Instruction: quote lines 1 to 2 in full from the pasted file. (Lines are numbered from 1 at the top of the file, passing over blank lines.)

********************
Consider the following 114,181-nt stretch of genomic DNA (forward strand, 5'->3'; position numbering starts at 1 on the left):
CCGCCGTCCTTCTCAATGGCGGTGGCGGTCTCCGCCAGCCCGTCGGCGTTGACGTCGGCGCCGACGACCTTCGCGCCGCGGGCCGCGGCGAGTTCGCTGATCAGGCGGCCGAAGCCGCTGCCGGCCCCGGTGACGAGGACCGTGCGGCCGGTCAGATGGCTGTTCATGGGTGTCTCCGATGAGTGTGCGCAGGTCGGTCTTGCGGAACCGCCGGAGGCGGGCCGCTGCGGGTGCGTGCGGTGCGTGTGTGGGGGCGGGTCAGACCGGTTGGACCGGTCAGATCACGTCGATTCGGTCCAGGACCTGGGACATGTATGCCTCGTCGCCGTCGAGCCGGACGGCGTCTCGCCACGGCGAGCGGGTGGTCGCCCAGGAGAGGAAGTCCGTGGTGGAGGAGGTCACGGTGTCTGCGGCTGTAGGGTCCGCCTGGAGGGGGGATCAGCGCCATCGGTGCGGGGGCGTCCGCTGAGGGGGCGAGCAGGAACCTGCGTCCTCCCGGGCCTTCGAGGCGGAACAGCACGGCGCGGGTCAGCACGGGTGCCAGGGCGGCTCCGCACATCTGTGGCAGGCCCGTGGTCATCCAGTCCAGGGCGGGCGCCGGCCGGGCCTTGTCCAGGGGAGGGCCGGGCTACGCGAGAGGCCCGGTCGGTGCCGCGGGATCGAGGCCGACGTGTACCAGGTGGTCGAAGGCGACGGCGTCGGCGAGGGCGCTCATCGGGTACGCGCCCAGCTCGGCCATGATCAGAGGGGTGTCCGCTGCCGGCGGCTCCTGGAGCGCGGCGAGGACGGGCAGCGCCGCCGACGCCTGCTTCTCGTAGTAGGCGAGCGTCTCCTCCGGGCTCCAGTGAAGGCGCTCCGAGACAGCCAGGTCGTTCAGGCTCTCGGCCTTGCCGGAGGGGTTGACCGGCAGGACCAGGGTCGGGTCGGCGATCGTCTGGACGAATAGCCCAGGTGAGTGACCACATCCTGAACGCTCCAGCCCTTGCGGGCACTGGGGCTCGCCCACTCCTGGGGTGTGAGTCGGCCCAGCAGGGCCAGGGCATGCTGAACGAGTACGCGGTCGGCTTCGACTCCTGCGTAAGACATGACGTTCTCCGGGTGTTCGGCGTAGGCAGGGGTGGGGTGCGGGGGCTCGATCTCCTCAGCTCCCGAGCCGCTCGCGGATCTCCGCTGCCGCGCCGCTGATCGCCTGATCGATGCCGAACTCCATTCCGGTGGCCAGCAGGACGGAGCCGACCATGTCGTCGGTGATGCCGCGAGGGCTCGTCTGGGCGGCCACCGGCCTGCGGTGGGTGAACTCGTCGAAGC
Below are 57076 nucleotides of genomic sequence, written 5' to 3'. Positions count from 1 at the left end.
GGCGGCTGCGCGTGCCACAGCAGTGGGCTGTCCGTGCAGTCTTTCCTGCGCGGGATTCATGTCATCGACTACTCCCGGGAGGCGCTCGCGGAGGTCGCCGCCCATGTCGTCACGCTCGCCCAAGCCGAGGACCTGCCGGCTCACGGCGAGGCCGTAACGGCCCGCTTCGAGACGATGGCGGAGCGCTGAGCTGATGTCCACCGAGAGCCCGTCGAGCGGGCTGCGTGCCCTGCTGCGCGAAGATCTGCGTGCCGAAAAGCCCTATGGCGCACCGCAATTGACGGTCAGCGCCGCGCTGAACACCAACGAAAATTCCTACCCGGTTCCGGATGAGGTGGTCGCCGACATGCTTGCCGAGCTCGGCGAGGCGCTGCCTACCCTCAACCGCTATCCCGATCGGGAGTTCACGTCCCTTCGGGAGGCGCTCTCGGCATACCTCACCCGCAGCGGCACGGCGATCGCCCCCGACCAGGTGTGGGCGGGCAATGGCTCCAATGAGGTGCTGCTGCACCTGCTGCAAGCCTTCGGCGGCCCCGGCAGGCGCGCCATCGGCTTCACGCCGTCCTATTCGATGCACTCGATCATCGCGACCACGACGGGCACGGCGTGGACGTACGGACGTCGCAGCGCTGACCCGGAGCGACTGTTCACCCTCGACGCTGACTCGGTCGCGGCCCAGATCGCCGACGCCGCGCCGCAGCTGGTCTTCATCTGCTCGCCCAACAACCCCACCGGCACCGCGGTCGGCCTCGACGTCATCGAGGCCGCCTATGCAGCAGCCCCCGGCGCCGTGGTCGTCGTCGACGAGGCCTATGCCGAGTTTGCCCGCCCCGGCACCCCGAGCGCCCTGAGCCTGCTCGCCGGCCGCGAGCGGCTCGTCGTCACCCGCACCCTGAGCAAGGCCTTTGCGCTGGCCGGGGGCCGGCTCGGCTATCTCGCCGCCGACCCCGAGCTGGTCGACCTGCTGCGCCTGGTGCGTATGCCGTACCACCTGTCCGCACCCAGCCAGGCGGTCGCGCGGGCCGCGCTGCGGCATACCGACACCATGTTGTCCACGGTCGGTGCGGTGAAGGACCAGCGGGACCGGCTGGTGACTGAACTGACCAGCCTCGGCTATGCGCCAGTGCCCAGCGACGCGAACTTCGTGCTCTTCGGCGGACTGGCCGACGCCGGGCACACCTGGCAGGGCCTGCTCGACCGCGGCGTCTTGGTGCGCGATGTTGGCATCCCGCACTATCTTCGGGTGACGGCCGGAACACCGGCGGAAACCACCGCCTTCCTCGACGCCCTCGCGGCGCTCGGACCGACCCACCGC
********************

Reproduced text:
Consider the following 114,181-nt stretch of genomic DNA (forward strand, 5'->3'; position numbering starts at 1 on the left):
CCGCCGTCCTTCTCAATGGCGGTGGCGGTCTCCGCCAGCCCGTCGGCGTTGACGTCGGCGCCGACGACCTTCGCGCCGCGGGCCGCGGCGAGTTCGCTGATCAGGCGGCCGAAGCCGCTGCCGGCCCCGGTGACGAGGACCGTGCGGCCGGTCAGATGGCTGTTCATGGGTGTCTCCGATGAGTGTGCGCAGGTCGGTCTTGCGGAACCGCCGGAGGCGGGCCGCTGCGGGTGCGTGCGGTGCGTGTGTGGGGGCGGGTCAGACCGGTTGGACCGGTCAGATCACGTCGATTCGGTCCAGGACCTGGGACATGTATGCCTCGTCGCCGTCGAGCCGGACGGCGTCTCGCCACGGCGAGCGGGTGGTCGCCCAGGAGAGGAAGTCCGTGGTGGAGGAGGTCACGGTGTCTGCGGCTGTAGGGTCCGCCTGGAGGGGGGATCAGCGCCATCGGTGCGGGGGCGTCCGCTGAGGGGGCGAGCAGGAACCTGCGTCCTCCCGGGCCTTCGAGGCGGAACAGCACGGCGCGGGTCAGCACGGGTGCCAGGGCGGCTCCGCACATCTGTGGCAGGCCCGTGGTCATCCAGTCCAGGGCGGGCGCCGGCCGGGCCTTGTCCAGGGGAGGGCCGGGCTACGCGAGAGGCCCGGTCGGTGCCGCGGGATCGAGGCCGACGTGTACCAGGTGGTCGAAGGCGACGGCGTCGGCGAGGGCGCTCATCGGGTACGCGCCCAGCTCGGCCATGATCAGAGGGGTGTCCGCTGCCGGCGGCTCCTGGAGCGCGGCGAGGACGGGCAGCGCCGCCGACGCCTGCTTCTCGTAGTAGGCGAGCGTCTCCTCCGGGCTCCAGTGAAGGCGCTCCGAGACAGCCAGGTCGTTCAGGCTCTCGGCCTTGCCGGAGGGGTTGACCGGCAGGACCAGGGTCGGGTCGGCGATCGTCTGGACGAATAGCCCAGGTGAGTGACCACATCCTGAACGCTCCAGCCCTTGCGGGCACTGGGGCTCGCCCACTCCTGGGGTGTGAGTCGGCCCAGCAGGGCCAGGGCATGCTGAACGAGTACGCGGTCGGCTTCGACTCCTGCGTAAGACATGACGTTCTCCGGGTGTTCGGCGTAGGCAGGGGTGGGGTGCGGGGGCTCGATCTCCTCAGCTCCCGAGCCGCTCGCGGATCTCCGCTGCCGCGCCGCTGATCGCCTGATCGATGCCGAACTCCATTCCGGTGGCCAGCAGGACGGAGCCGACCATGTCGTCGGTGATGCCGCGAGGGCTCGTCTGGGCGGCCACCGGCCTGCGGTGGGTGAACTCGTCGAAGC